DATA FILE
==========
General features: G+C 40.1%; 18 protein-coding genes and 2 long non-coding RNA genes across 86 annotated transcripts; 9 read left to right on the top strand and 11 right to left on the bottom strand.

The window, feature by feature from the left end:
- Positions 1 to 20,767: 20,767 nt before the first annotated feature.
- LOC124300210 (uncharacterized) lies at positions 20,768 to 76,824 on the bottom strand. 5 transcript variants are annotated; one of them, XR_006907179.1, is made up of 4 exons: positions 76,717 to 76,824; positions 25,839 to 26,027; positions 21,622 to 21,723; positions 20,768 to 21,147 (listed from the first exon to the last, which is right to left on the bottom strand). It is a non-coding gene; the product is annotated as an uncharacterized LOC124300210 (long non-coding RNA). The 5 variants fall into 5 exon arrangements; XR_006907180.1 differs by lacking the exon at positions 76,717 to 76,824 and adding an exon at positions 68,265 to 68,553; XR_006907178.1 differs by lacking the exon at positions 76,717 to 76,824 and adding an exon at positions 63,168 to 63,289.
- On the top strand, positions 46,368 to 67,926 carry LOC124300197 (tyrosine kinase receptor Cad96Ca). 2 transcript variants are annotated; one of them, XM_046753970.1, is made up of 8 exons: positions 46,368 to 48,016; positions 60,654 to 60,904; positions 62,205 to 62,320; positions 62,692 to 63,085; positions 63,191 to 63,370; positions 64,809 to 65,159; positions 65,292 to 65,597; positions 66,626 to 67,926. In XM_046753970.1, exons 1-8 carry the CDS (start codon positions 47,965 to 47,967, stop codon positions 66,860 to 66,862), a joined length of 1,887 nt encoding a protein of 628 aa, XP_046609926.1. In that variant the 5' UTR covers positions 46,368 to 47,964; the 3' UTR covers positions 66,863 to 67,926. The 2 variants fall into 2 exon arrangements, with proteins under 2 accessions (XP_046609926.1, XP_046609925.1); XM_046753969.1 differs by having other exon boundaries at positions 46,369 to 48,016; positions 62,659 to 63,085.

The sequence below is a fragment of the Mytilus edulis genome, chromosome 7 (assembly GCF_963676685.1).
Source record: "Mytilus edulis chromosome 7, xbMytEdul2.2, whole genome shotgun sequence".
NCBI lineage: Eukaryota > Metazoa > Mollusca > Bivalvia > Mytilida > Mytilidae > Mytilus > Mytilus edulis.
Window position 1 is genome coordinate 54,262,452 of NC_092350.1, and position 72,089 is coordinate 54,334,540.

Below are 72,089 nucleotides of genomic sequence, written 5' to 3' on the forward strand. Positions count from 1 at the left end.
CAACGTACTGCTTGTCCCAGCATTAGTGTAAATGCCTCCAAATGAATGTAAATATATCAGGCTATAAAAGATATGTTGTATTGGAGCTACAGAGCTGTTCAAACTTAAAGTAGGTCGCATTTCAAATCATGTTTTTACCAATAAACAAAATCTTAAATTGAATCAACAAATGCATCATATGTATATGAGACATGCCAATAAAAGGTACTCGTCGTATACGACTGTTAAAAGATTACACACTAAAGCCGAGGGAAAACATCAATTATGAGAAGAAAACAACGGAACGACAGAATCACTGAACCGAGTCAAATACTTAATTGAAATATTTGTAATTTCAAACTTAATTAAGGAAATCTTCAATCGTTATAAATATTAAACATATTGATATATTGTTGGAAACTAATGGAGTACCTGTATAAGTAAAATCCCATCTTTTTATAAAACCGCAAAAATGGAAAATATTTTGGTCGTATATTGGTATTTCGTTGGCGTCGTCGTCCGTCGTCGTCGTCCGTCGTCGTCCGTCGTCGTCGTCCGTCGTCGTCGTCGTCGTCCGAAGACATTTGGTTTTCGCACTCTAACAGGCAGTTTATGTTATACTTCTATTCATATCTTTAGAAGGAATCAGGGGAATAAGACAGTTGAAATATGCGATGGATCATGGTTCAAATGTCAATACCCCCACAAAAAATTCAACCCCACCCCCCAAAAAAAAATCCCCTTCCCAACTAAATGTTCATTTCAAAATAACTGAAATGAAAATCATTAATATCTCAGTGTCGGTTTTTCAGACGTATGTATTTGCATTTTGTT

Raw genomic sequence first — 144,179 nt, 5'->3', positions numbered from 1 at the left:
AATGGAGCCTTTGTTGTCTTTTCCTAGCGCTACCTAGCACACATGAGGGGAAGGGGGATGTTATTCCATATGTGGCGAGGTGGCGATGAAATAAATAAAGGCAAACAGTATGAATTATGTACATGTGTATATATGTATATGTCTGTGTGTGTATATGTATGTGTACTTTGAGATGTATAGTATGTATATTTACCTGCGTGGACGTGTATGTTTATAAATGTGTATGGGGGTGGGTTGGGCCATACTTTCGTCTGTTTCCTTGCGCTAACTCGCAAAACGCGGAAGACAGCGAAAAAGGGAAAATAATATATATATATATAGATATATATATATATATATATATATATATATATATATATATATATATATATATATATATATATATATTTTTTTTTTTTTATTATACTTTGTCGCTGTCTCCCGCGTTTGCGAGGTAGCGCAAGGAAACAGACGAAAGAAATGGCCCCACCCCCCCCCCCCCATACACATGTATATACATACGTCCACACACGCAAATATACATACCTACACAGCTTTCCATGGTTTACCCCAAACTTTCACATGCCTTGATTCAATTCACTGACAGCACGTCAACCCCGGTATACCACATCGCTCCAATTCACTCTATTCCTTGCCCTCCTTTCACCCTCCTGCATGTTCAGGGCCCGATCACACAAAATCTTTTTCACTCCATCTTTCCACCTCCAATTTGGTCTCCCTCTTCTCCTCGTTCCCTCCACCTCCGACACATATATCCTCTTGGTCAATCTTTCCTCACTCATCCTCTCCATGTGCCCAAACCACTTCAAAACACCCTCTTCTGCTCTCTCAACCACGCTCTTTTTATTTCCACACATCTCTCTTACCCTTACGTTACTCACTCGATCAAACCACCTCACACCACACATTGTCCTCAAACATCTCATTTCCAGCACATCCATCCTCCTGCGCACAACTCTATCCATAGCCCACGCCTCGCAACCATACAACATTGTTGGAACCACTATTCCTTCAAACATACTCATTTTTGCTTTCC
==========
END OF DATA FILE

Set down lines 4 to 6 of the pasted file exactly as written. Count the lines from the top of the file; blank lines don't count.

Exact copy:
- LOC124300210 (uncharacterized) lies at positions 20,768 to 76,824 on the bottom strand. 5 transcript variants are annotated; one of them, XR_006907179.1, is made up of 4 exons: positions 76,717 to 76,824; positions 25,839 to 26,027; positions 21,622 to 21,723; positions 20,768 to 21,147 (listed from the first exon to the last, which is right to left on the bottom strand). It is a non-coding gene; the product is annotated as an uncharacterized LOC124300210 (long non-coding RNA). The 5 variants fall into 5 exon arrangements; XR_006907180.1 differs by lacking the exon at positions 76,717 to 76,824 and adding an exon at positions 68,265 to 68,553; XR_006907178.1 differs by lacking the exon at positions 76,717 to 76,824 and adding an exon at positions 63,168 to 63,289.
- On the top strand, positions 46,368 to 67,926 carry LOC124300197 (tyrosine kinase receptor Cad96Ca). 2 transcript variants are annotated; one of them, XM_046753970.1, is made up of 8 exons: positions 46,368 to 48,016; positions 60,654 to 60,904; positions 62,205 to 62,320; positions 62,692 to 63,085; positions 63,191 to 63,370; positions 64,809 to 65,159; positions 65,292 to 65,597; positions 66,626 to 67,926. In XM_046753970.1, exons 1-8 carry the CDS (start codon positions 47,965 to 47,967, stop codon positions 66,860 to 66,862), a joined length of 1,887 nt encoding a protein of 628 aa, XP_046609926.1. In that variant the 5' UTR covers positions 46,368 to 47,964; the 3' UTR covers positions 66,863 to 67,926. The 2 variants fall into 2 exon arrangements, with proteins under 2 accessions (XP_046609926.1, XP_046609925.1); XM_046753969.1 differs by having other exon boundaries at positions 46,369 to 48,016; positions 62,659 to 63,085.

The sequence below is a fragment of the Mytilus edulis genome, chromosome 7 (assembly GCF_963676685.1).